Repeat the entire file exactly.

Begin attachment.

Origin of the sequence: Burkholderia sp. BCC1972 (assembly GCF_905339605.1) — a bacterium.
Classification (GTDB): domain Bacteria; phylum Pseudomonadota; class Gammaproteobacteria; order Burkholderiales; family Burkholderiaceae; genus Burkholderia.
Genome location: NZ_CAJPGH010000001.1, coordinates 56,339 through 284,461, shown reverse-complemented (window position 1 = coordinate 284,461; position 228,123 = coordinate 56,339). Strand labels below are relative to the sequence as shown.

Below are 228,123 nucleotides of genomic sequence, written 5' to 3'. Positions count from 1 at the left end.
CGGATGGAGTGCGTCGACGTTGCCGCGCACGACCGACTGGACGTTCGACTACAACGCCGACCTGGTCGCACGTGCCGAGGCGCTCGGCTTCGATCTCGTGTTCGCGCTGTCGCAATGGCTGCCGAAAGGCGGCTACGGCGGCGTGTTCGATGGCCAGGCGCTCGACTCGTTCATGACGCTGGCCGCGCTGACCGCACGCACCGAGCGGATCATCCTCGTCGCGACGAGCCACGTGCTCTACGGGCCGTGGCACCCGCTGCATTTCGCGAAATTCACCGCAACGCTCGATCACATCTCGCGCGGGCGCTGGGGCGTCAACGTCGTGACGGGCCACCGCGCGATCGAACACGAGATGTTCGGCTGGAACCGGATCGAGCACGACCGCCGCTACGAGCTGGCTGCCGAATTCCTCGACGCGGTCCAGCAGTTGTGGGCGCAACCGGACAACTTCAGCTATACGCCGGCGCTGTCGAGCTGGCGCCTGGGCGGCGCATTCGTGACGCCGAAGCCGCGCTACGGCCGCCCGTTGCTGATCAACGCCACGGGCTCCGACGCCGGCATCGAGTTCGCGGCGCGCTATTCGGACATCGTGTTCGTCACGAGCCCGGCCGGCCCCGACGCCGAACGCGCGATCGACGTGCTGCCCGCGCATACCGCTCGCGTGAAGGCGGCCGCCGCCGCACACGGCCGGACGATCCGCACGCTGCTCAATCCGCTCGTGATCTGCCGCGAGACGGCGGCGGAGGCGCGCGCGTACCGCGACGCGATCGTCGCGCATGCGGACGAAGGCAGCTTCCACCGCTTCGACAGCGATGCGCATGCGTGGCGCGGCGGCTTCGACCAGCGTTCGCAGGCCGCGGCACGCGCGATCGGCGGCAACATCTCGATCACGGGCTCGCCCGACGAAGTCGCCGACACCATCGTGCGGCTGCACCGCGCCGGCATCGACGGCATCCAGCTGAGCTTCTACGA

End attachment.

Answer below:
Origin of the sequence: Burkholderia sp. BCC1972 (assembly GCF_905339605.1) — a bacterium.
Classification (GTDB): domain Bacteria; phylum Pseudomonadota; class Gammaproteobacteria; order Burkholderiales; family Burkholderiaceae; genus Burkholderia.
Genome location: NZ_CAJPGH010000001.1, coordinates 56,339 through 284,461, shown reverse-complemented (window position 1 = coordinate 284,461; position 228,123 = coordinate 56,339). Strand labels below are relative to the sequence as shown.

Below are 228,123 nucleotides of genomic sequence, written 5' to 3'. Positions count from 1 at the left end.
CGGATGGAGTGCGTCGACGTTGCCGCGCACGACCGACTGGACGTTCGACTACAACGCCGACCTGGTCGCACGTGCCGAGGCGCTCGGCTTCGATCTCGTGTTCGCGCTGTCGCAATGGCTGCCGAAAGGCGGCTACGGCGGCGTGTTCGATGGCCAGGCGCTCGACTCGTTCATGACGCTGGCCGCGCTGACCGCACGCACCGAGCGGATCATCCTCGTCGCGACGAGCCACGTGCTCTACGGGCCGTGGCACCCGCTGCATTTCGCGAAATTCACCGCAACGCTCGATCACATCTCGCGCGGGCGCTGGGGCGTCAACGTCGTGACGGGCCACCGCGCGATCGAACACGAGATGTTCGGCTGGAACCGGATCGAGCACGACCGCCGCTACGAGCTGGCTGCCGAATTCCTCGACGCGGTCCAGCAGTTGTGGGCGCAACCGGACAACTTCAGCTATACGCCGGCGCTGTCGAGCTGGCGCCTGGGCGGCGCATTCGTGACGCCGAAGCCGCGCTACGGCCGCCCGTTGCTGATCAACGCCACGGGCTCCGACGCCGGCATCGAGTTCGCGGCGCGCTATTCGGACATCGTGTTCGTCACGAGCCCGGCCGGCCCCGACGCCGAACGCGCGATCGACGTGCTGCCCGCGCATACCGCTCGCGTGAAGGCGGCCGCCGCCGCACACGGCCGGACGATCCGCACGCTGCTCAATCCGCTCGTGATCTGCCGCGAGACGGCGGCGGAGGCGCGCGCGTACCGCGACGCGATCGTCGCGCATGCGGACGAAGGCAGCTTCCACCGCTTCGACAGCGATGCGCATGCGTGGCGCGGCGGCTTCGACCAGCGTTCGCAGGCCGCGGCACGCGCGATCGGCGGCAACATCTCGATCACGGGCTCGCCCGACGAAGTCGCCGACACCATCGTGCGGCTGCACCGCGCCGGCATCGACGGCATCCAGCTGAGCTTCTACGA